The book Belgian Architects and Their Houses II displays the houses and vision of sixteen important Belgian architects. Below, we offer you a little preview with a sneak peek inside the house of Johannes Robbrecht and Tinne Verwerft.
We have been known to refer to our house as ‘een bommahuis’, which is Dutch for ‘your nan's house’. It was a rather old-fashioned looking house in what has always been the quintessential working-class neighbourhood of Ghent, Brugse Poort. It belonged to an elderly lady who owned the DIY store and wood storage next door for several decades. At first glance the house did not look that special. But it did offer several opportunities in terms of the space. It has three façades, the narrowest one is on the street side. The rear wing folds open to reveal a garden and the sun shines in throughout the day. And yet we would have never bought it if Johannes's parents had not chosen to move their firm, Robbrecht en Daem Architecten, into the warehouse next door. The cavernous open hall, with its covered courtyard and garden, gives you a sense of space. It is paradise for our three children, who love to play here. For Johannes, working next door has its benefits. Tinne actually never has to leave the house: Murmuur, the architect's firm, which she established with her associate Pieter Vanderhoydonck a few years ago, is partly located in the house.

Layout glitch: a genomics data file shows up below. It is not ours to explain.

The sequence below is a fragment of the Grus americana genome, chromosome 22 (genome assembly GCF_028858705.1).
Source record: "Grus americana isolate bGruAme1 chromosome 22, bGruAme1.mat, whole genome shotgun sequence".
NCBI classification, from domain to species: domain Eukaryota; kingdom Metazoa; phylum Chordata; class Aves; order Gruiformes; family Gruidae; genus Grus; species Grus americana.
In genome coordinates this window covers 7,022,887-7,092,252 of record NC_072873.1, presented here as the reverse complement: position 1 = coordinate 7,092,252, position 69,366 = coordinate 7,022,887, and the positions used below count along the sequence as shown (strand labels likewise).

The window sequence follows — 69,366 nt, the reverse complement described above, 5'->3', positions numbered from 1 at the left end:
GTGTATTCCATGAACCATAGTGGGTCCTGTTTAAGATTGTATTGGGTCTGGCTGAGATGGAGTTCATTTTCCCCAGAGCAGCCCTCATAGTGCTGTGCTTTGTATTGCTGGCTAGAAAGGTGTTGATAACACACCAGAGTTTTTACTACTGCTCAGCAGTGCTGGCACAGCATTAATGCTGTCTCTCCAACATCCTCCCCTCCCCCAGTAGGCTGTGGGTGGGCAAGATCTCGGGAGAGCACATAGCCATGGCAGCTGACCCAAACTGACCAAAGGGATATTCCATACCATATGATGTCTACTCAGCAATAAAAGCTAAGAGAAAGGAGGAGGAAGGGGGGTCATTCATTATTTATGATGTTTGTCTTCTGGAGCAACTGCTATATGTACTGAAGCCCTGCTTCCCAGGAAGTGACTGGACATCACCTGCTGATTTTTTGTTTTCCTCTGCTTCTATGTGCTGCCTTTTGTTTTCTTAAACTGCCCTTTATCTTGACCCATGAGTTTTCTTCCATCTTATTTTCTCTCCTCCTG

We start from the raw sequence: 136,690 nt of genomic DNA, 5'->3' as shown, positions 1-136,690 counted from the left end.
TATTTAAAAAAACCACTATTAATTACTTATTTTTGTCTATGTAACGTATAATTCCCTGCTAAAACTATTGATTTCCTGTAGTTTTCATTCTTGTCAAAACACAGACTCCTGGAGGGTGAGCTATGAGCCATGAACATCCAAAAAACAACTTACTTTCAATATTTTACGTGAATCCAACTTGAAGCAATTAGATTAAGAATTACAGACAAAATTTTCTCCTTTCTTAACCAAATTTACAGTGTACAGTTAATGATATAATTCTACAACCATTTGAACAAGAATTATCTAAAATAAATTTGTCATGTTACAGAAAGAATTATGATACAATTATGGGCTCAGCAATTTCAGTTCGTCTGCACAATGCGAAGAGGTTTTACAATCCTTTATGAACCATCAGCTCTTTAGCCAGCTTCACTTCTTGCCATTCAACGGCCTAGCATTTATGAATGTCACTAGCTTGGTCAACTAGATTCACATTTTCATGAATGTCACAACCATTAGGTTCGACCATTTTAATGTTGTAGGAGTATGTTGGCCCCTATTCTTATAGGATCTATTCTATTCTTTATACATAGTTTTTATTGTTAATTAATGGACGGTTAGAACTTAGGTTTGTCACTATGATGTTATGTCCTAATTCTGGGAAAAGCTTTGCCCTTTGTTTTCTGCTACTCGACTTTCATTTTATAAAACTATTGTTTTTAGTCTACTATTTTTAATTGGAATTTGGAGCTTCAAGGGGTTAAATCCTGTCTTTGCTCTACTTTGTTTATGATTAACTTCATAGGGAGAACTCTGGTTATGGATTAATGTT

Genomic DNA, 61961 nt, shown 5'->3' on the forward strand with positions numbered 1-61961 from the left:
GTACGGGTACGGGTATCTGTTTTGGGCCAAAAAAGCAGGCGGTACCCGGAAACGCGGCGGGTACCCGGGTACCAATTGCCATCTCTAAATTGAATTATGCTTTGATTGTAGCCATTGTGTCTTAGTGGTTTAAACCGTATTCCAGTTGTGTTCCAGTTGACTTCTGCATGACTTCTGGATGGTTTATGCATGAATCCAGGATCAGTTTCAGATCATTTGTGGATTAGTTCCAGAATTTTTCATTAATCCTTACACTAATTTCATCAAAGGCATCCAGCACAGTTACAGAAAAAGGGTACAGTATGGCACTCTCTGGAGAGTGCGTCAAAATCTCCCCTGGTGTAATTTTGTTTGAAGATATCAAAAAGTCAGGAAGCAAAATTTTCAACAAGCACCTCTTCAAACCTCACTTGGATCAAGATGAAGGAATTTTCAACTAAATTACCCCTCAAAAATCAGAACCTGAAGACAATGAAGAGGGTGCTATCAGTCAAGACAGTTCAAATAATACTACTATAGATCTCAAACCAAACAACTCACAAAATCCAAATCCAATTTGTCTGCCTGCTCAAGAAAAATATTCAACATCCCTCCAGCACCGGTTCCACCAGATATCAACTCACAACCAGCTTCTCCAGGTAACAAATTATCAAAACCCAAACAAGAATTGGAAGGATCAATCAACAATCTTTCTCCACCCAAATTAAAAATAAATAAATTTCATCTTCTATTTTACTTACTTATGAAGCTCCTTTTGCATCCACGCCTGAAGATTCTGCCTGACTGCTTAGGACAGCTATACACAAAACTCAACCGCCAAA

Choosing doors and cabinets in multi-ply pine wood panels was easy. This material is quite unassuming and because we used it throughout the house the general impression is that of a sense of unity between the various spaces.
You can find the full text and photo reportage (ground plans included) in the book Belgian Architects and Their Houses II, which will be published end of October 2015.
Photography: Diane Hendrikx, production: Muriel Verbist, texts: Hadewijch Ceulemans